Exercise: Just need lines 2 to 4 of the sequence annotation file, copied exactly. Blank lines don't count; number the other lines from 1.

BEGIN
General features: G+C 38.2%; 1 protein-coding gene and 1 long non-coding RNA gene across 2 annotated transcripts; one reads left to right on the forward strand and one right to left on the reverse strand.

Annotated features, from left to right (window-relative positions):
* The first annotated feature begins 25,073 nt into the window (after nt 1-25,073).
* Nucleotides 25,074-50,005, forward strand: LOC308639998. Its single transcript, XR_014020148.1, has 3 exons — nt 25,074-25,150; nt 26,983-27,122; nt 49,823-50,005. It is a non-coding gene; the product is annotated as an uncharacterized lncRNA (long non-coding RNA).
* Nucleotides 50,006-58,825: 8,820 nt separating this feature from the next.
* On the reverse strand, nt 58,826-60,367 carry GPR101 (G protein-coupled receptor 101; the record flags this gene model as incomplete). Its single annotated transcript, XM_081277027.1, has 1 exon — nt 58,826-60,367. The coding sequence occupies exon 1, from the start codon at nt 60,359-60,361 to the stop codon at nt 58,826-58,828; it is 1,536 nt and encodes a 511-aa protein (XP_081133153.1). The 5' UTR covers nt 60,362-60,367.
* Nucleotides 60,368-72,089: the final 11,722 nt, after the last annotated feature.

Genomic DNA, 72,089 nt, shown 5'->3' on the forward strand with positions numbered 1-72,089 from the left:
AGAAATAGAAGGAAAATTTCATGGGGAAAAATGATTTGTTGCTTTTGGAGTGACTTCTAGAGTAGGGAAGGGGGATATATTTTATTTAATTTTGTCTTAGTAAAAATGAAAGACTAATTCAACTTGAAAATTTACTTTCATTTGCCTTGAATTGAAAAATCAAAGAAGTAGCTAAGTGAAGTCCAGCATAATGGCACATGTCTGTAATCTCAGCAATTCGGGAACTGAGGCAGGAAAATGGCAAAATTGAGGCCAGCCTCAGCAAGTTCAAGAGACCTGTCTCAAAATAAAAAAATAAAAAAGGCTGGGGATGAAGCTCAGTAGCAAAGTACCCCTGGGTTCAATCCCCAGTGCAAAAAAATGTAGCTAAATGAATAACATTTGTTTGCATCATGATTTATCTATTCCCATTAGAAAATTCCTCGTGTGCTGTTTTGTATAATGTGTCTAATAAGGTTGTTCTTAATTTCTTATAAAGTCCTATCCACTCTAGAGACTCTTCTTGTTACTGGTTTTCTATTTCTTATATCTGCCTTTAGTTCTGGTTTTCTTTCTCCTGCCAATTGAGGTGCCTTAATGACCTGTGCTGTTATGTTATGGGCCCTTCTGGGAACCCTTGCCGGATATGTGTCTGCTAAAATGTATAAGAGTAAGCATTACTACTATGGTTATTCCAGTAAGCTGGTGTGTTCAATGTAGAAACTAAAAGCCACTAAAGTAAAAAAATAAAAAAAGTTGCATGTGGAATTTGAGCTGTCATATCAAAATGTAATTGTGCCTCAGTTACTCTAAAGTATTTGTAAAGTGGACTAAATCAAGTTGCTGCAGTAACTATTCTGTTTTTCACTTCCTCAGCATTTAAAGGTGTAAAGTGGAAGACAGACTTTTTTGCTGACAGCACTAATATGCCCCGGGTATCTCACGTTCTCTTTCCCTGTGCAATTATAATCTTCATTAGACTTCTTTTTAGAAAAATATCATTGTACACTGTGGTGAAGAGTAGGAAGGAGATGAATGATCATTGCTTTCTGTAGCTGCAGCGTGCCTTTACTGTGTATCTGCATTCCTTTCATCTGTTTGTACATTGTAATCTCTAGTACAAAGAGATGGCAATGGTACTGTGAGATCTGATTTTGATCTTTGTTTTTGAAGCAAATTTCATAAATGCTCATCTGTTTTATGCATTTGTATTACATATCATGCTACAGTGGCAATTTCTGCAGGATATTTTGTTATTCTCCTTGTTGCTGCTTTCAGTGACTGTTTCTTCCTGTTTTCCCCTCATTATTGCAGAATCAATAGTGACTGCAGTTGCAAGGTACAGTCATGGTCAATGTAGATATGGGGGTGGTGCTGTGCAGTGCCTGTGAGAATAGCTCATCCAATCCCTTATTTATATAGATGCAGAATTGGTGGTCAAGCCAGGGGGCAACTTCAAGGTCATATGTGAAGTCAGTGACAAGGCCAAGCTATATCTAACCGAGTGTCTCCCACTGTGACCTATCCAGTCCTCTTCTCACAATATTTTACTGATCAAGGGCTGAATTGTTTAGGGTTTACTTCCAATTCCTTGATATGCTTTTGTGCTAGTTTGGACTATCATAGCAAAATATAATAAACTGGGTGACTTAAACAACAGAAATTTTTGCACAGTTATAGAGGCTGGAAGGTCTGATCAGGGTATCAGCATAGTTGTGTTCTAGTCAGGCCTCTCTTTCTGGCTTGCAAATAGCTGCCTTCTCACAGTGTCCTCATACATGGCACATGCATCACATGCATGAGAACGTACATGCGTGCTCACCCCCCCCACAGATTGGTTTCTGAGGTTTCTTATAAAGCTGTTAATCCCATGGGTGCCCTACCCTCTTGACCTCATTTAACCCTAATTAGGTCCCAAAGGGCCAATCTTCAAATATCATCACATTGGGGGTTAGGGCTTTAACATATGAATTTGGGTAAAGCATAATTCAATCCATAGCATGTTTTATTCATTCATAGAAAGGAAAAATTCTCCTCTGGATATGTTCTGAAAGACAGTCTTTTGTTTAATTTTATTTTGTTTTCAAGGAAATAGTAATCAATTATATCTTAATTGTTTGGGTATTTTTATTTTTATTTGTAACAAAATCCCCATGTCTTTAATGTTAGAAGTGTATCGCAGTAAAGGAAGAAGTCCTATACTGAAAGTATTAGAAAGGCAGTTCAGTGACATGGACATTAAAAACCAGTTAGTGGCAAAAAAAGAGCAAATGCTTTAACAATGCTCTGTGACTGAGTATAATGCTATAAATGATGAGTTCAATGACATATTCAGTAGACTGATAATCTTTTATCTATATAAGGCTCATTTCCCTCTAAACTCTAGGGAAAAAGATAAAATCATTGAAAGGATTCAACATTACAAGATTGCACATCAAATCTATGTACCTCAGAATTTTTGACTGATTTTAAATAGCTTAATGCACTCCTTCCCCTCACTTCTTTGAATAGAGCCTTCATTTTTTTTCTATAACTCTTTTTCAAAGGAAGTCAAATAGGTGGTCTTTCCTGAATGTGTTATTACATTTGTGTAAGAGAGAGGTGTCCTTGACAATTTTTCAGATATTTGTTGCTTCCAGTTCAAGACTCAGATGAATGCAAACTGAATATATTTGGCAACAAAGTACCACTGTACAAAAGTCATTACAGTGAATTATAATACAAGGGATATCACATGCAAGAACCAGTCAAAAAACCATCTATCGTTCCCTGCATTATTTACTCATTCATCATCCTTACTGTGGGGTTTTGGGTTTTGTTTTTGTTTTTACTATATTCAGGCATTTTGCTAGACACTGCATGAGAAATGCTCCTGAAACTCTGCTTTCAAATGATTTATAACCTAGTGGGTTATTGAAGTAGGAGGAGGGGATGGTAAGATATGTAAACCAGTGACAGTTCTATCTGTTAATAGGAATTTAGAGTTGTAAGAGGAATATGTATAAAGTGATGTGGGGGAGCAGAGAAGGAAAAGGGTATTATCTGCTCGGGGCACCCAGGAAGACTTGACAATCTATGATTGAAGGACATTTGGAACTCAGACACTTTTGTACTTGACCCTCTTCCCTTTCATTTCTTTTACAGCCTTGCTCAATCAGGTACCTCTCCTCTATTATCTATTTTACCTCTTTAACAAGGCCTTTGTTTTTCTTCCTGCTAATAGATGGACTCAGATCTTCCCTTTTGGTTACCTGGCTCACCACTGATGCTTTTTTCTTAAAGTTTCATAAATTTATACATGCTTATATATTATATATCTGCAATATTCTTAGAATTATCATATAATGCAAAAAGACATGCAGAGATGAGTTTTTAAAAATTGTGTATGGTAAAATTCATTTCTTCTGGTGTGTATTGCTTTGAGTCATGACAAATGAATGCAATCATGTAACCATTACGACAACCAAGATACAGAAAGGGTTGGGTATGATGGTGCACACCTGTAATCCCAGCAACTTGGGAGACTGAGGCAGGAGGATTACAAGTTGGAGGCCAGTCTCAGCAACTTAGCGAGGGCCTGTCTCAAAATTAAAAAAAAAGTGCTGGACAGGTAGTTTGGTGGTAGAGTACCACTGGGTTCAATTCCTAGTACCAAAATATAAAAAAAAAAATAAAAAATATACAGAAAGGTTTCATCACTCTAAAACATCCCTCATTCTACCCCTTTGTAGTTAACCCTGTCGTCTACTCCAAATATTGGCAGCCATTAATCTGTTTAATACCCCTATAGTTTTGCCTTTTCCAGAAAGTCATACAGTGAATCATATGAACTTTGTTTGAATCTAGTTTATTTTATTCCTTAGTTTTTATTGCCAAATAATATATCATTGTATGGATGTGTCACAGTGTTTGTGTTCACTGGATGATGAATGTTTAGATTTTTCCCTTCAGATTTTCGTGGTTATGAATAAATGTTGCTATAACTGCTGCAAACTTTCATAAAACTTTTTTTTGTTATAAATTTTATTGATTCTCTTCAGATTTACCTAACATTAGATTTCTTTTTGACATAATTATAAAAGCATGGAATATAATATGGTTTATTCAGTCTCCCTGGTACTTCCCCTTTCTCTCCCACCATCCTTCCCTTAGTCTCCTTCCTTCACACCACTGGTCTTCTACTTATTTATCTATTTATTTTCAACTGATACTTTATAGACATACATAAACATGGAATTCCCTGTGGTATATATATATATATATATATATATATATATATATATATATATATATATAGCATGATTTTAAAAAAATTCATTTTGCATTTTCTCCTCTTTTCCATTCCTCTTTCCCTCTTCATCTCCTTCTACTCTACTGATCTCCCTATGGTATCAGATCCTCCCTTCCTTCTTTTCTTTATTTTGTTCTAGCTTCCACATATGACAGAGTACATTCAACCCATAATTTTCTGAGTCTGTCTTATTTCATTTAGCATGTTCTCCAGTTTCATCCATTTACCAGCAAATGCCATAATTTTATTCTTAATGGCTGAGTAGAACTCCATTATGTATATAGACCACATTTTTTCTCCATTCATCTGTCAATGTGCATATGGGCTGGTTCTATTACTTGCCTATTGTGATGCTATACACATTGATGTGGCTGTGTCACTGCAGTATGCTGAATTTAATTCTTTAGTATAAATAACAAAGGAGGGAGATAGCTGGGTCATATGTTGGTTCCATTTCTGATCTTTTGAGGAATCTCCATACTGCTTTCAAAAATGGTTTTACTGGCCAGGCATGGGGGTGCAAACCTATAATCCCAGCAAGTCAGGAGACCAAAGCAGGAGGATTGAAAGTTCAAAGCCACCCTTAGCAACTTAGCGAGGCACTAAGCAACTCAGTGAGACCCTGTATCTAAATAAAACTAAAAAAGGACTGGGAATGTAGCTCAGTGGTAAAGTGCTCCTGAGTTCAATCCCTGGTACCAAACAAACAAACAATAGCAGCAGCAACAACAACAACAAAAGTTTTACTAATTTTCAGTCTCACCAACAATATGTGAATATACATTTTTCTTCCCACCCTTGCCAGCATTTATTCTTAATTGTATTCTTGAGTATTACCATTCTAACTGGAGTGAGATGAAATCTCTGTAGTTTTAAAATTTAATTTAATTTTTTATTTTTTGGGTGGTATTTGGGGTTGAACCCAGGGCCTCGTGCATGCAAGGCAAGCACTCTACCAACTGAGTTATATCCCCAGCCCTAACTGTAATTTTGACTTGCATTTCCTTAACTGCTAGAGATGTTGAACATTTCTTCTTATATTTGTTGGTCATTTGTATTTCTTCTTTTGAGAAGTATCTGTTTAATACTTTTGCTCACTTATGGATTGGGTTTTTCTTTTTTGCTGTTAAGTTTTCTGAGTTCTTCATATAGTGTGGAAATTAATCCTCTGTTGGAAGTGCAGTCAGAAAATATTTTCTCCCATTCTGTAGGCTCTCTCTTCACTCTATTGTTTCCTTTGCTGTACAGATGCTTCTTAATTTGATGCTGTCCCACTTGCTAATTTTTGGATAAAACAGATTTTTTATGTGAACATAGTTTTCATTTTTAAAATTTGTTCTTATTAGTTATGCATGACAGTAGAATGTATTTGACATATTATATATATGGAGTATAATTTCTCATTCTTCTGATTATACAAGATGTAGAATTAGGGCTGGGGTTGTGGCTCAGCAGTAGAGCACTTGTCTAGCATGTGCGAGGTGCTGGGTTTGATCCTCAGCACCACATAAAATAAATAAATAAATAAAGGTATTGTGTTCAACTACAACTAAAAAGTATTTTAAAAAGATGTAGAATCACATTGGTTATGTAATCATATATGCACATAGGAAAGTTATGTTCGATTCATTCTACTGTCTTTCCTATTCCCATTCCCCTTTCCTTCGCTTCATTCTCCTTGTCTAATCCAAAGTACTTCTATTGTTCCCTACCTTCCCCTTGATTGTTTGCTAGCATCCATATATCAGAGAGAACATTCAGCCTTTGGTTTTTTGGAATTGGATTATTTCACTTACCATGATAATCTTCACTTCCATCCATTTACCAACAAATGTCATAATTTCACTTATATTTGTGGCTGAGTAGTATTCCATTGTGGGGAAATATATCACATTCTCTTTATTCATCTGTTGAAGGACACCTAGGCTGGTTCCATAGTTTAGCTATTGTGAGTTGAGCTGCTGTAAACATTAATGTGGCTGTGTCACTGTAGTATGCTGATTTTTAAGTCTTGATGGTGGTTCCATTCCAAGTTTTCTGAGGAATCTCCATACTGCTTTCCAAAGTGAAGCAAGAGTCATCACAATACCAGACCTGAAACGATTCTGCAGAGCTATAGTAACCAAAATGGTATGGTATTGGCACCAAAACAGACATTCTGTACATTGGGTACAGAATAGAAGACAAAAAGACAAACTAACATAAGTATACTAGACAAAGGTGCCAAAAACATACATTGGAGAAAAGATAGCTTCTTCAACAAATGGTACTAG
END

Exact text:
Annotated features, from left to right (window-relative positions):
* The first annotated feature begins 25,073 nt into the window (after nt 1-25,073).
* Nucleotides 25,074-50,005, forward strand: LOC308639998. Its single transcript, XR_014020148.1, has 3 exons — nt 25,074-25,150; nt 26,983-27,122; nt 49,823-50,005. It is a non-coding gene; the product is annotated as an uncharacterized lncRNA (long non-coding RNA).